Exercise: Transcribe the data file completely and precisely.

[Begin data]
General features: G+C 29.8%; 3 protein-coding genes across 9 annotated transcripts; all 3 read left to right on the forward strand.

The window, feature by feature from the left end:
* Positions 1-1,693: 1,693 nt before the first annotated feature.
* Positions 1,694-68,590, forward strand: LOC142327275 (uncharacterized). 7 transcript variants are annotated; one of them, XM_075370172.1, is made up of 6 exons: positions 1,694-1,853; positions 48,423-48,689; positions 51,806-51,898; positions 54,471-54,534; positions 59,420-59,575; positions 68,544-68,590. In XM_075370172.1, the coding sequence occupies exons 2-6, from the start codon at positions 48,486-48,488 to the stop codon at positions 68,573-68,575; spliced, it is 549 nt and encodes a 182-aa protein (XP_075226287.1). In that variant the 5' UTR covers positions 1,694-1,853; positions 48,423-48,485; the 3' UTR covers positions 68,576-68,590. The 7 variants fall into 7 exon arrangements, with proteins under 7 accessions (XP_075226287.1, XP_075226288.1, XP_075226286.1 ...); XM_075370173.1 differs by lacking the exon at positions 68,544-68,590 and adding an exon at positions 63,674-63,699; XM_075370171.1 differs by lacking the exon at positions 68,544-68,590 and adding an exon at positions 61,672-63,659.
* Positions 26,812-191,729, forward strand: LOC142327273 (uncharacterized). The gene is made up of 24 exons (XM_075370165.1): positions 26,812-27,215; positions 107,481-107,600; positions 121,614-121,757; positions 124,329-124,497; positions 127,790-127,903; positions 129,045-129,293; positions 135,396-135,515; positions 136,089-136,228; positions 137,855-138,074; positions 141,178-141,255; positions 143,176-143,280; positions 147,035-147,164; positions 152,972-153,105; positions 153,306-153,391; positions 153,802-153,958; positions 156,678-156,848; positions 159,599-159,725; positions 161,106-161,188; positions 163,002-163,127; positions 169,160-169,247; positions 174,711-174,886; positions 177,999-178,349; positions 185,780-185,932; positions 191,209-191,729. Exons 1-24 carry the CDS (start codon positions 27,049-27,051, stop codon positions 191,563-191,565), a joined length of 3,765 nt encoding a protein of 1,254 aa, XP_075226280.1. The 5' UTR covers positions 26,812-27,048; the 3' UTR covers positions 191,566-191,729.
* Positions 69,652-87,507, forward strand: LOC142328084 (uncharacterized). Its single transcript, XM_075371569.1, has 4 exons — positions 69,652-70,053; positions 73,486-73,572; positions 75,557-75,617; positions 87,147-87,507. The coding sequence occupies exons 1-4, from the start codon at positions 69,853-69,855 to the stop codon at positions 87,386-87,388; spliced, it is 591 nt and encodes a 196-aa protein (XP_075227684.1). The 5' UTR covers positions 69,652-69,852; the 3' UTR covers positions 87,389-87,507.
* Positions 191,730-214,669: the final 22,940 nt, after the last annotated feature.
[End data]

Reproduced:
General features: G+C 29.8%; 3 protein-coding genes across 9 annotated transcripts; all 3 read left to right on the forward strand.

The window, feature by feature from the left end:
* Positions 1-1,693: 1,693 nt before the first annotated feature.
* Positions 1,694-68,590, forward strand: LOC142327275 (uncharacterized). 7 transcript variants are annotated; one of them, XM_075370172.1, is made up of 6 exons: positions 1,694-1,853; positions 48,423-48,689; positions 51,806-51,898; positions 54,471-54,534; positions 59,420-59,575; positions 68,544-68,590. In XM_075370172.1, the coding sequence occupies exons 2-6, from the start codon at positions 48,486-48,488 to the stop codon at positions 68,573-68,575; spliced, it is 549 nt and encodes a 182-aa protein (XP_075226287.1). In that variant the 5' UTR covers positions 1,694-1,853; positions 48,423-48,485; the 3' UTR covers positions 68,576-68,590. The 7 variants fall into 7 exon arrangements, with proteins under 7 accessions (XP_075226287.1, XP_075226288.1, XP_075226286.1 ...); XM_075370173.1 differs by lacking the exon at positions 68,544-68,590 and adding an exon at positions 63,674-63,699; XM_075370171.1 differs by lacking the exon at positions 68,544-68,590 and adding an exon at positions 61,672-63,659.
* Positions 26,812-191,729, forward strand: LOC142327273 (uncharacterized). The gene is made up of 24 exons (XM_075370165.1): positions 26,812-27,215; positions 107,481-107,600; positions 121,614-121,757; positions 124,329-124,497; positions 127,790-127,903; positions 129,045-129,293; positions 135,396-135,515; positions 136,089-136,228; positions 137,855-138,074; positions 141,178-141,255; positions 143,176-143,280; positions 147,035-147,164; positions 152,972-153,105; positions 153,306-153,391; positions 153,802-153,958; positions 156,678-156,848; positions 159,599-159,725; positions 161,106-161,188; positions 163,002-163,127; positions 169,160-169,247; positions 174,711-174,886; positions 177,999-178,349; positions 185,780-185,932; positions 191,209-191,729. Exons 1-24 carry the CDS (start codon positions 27,049-27,051, stop codon positions 191,563-191,565), a joined length of 3,765 nt encoding a protein of 1,254 aa, XP_075226280.1. The 5' UTR covers positions 26,812-27,048; the 3' UTR covers positions 191,566-191,729.
* Positions 69,652-87,507, forward strand: LOC142328084 (uncharacterized). Its single transcript, XM_075371569.1, has 4 exons — positions 69,652-70,053; positions 73,486-73,572; positions 75,557-75,617; positions 87,147-87,507. The coding sequence occupies exons 1-4, from the start codon at positions 69,853-69,855 to the stop codon at positions 87,386-87,388; spliced, it is 591 nt and encodes a 196-aa protein (XP_075227684.1). The 5' UTR covers positions 69,652-69,852; the 3' UTR covers positions 87,389-87,507.
* Positions 191,730-214,669: the final 22,940 nt, after the last annotated feature.